On detransition

Elie Vandenbussche

The aim of this study is to analyze the specific needs of detransitioners from online detrans communities and discover to what extent they are being met. For this purpose, a cross-sectional online survey was conducted and gathered a sample of 237 male and female detransitioners. The results showed important psychological needs in relation to gender dysphoria, comorbid conditions, feelings of regret and internalized homophobic and sexist prejudices. It was also found that many detransitioners need medical support notably in relation to stopping/changing hormone therapy, surgery/treatment complications and reversal interventions. Additionally, the results indicated the need for hearing about other detransitioners’ experiences and meeting each other. A major lack of support was reported by the respondents overall, with a lot of negative experiences coming from medical and mental health systems and from the LGBT+ community. The study highlights the importance of increasing awareness and support given to detransitioners. Read more

Individuals Treated for Gender Dysphoria with Medical and/or Surgical Transition Who Subsequently Detransitioned: A Survey of 100 Detransitioners

Lisa Littman

The study’s purpose was to describe a population of individuals who experienced gender dysphoria, chose to undergo medi- cal and/or surgical transition and then detransitioned by discontinuing medications, having surgery to reverse the effects of transition, or both. Recruitment information with a link to an anonymous survey was shared on social media, professional listservs, and via snowball sampling. Sixty-nine percent of the 100 participants were natal female and 31.0% were natal male. Reasons for detransitioning were varied and included: experiencing discrimination (23.0%); becoming more comfortable identifying as their natal sex (60.0%); having concerns about potential medical complications from transitioning (49.0%); and coming to the view that their gender dysphoria was caused by something specific such as trauma, abuse, or a mental health condition (38.0%). Homophobia or difficulty accepting themselves as lesbian, gay, or bisexual was expressed by 23.0% as a reason for transition and subsequent detransition. The majority (55.0%) felt that they did not receive an adequate evaluation from a doctor or mental health professional before starting transition and only 24.0% of respondents informed their clini- cians that they had detransitioned. There are many different reasons and experiences leading to detransition. More research is needed to understand this population, determine the prevalence of detransition as an outcome of transition, meet the medical and psychological needs of this population, and better inform the process of evaluation and counseling prior to transition. Read more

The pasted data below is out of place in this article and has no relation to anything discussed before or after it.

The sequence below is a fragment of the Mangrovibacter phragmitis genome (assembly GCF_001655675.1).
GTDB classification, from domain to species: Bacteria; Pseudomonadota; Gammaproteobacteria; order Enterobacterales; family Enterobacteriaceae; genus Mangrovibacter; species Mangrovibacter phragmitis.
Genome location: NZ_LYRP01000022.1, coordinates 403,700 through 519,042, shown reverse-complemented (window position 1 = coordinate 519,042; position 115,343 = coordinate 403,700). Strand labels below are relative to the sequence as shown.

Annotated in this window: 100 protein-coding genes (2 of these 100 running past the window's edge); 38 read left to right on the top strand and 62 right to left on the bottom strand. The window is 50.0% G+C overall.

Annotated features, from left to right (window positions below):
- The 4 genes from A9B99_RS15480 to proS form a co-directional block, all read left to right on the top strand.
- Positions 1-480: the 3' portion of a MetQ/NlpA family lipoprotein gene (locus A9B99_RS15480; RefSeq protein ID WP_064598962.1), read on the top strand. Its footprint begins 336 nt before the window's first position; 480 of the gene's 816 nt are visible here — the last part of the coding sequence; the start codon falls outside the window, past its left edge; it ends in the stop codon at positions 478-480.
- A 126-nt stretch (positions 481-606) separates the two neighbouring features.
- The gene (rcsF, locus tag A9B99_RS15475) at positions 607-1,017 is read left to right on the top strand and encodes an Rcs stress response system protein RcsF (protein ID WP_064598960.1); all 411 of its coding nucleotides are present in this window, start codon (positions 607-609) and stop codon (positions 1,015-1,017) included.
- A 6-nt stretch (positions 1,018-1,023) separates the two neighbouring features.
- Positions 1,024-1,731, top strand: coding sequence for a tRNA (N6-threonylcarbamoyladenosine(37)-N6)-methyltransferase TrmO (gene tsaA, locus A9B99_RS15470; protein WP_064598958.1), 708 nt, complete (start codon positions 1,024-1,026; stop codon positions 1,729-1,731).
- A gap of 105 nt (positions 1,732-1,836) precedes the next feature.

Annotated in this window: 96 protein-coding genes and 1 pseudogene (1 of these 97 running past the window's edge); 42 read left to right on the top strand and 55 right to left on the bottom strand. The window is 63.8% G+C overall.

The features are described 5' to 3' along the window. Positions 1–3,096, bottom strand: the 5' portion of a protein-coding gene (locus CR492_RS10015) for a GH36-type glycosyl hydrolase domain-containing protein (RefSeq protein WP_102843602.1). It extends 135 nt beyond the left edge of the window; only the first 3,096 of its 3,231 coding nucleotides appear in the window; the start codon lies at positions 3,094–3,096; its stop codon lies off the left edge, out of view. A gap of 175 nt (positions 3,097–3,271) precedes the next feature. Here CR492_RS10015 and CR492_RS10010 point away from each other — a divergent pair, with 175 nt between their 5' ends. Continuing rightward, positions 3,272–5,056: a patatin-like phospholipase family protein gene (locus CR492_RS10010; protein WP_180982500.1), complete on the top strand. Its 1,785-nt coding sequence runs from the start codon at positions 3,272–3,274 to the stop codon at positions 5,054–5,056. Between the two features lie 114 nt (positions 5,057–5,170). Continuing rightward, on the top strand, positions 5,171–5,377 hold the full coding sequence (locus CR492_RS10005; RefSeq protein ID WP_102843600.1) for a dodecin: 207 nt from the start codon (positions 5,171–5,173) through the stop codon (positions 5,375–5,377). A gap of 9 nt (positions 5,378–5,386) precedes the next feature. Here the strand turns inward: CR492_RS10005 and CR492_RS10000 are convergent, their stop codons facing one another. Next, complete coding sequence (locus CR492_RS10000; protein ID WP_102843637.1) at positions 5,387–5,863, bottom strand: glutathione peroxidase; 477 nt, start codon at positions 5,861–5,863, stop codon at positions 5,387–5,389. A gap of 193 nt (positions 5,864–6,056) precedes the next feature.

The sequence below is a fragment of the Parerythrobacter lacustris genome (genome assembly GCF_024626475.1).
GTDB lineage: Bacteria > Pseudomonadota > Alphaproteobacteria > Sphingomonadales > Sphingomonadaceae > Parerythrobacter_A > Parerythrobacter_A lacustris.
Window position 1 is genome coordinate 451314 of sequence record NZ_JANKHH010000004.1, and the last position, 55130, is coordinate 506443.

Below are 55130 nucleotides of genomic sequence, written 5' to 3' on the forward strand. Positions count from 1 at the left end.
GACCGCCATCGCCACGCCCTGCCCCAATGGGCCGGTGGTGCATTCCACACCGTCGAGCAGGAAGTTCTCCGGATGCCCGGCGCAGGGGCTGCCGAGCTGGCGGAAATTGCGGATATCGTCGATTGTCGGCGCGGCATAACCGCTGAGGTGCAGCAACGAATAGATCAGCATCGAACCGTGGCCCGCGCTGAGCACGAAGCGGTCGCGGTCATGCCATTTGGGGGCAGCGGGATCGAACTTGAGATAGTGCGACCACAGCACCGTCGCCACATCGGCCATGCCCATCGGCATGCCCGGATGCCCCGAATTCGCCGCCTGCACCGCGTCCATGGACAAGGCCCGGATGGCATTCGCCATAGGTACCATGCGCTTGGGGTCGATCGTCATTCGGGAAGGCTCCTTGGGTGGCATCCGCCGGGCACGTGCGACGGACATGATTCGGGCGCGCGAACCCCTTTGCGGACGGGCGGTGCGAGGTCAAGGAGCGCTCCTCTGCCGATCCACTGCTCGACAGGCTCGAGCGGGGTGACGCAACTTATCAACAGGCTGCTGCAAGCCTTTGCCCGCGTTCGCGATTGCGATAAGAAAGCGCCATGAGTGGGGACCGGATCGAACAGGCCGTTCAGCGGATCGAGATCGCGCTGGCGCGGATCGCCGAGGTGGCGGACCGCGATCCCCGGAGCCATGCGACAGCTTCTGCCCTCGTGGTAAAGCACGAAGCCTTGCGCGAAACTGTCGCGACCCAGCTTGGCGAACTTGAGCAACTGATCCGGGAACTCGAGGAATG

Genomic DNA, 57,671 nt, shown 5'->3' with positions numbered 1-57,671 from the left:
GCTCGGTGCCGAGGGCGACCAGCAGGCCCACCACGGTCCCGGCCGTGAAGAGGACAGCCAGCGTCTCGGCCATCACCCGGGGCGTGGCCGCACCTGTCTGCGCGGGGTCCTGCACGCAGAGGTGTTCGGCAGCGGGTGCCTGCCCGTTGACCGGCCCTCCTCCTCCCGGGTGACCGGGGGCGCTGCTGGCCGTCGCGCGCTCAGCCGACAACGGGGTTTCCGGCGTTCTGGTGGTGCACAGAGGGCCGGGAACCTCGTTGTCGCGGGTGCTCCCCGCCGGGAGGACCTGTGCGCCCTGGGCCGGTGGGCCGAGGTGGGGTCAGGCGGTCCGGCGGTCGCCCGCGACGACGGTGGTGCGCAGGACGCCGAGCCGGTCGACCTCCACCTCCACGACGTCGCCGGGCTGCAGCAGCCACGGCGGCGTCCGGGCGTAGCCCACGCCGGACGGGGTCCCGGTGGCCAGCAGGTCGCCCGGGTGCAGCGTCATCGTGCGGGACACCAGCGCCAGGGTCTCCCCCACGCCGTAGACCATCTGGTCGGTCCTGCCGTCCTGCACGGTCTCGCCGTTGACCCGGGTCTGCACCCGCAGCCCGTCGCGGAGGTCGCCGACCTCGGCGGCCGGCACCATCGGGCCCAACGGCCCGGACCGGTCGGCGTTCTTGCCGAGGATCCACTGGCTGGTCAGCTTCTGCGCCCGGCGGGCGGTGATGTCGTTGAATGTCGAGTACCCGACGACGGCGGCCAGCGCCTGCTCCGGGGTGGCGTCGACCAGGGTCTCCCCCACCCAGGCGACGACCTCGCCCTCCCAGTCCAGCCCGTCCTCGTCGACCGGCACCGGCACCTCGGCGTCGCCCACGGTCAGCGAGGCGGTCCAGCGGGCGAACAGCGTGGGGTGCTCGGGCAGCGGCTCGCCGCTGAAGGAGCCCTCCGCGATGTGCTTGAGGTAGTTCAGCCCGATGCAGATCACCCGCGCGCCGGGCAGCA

A Follow-Up Study of Boys With Gender Identity Disorder

Devita Singh, Susan J. Bradley, Kenneth J. Zucker

This study reports follow-up data on the largest sample to date of boys clinic-referred for gender dysphoria (n = 139) with regard to gender identity and sexual orientation. In childhood, the boys were assessed at a mean age of 7.49 years (range, 3.33–12.99) at a mean year of 1989 and followed-up at a mean age of 20.58 years (range, 13.07–39.15) at a mean year of 2002. In childhood, 88 (63.3%) of the boys met the DSM-III, III-R, or IV criteria for gender identity disorder; the remaining 51 (36.7%) boys were subthreshold for the criteria. At follow-up, gender identity/dysphoria was assessed via multiple methods and the participants were classified as either persisters or desisters. Sexual orientation was ascertained for both fantasy and behavior and then dichotomized as either biphilic/androphilic or gynephilic. Of the 139 participants, 17 (12.2%) were classified as persisters and the remaining 122 (87.8%) were classified as desisters. Data on sexual orientation in fantasy were available for 129 participants: 82 (63.6%) were classified as biphilic/androphilic, 43 (33.3%) were classified as gynephilic, and 4 (3.1%) reported no sexual fantasies. For sexual orientation in behavior, data were available for 108 participants: 51 (47.2%) were classified as biphilic/androphilic, 29 (26.9%) were classified as gynephilic, and 28 (25.9%) reported no sexual behaviors. Multinomial logistic regression examined predictors of outcome for the biphilic/androphilic persisters and the gynephilic desisters, with the biphilic/androphilic desisters as the reference group. Compared to the reference group, the biphilic/androphilic persisters tended to be older at the time of the assessment in childhood, were from a lower social class background, and, on a dimensional composite of sex-typed behavior in childhood were more gender-variant. The biphilic/androphilic desisters were more gender-variant compared to the gynephilic desisters. Boys clinic-referred for gender identity concerns in childhood had a high rate of desistance and a high rate of a biphilic/androphilic sexual orientation. The implications of the data for current models of care for the treatment of gender dysphoria in children are discussed. Read more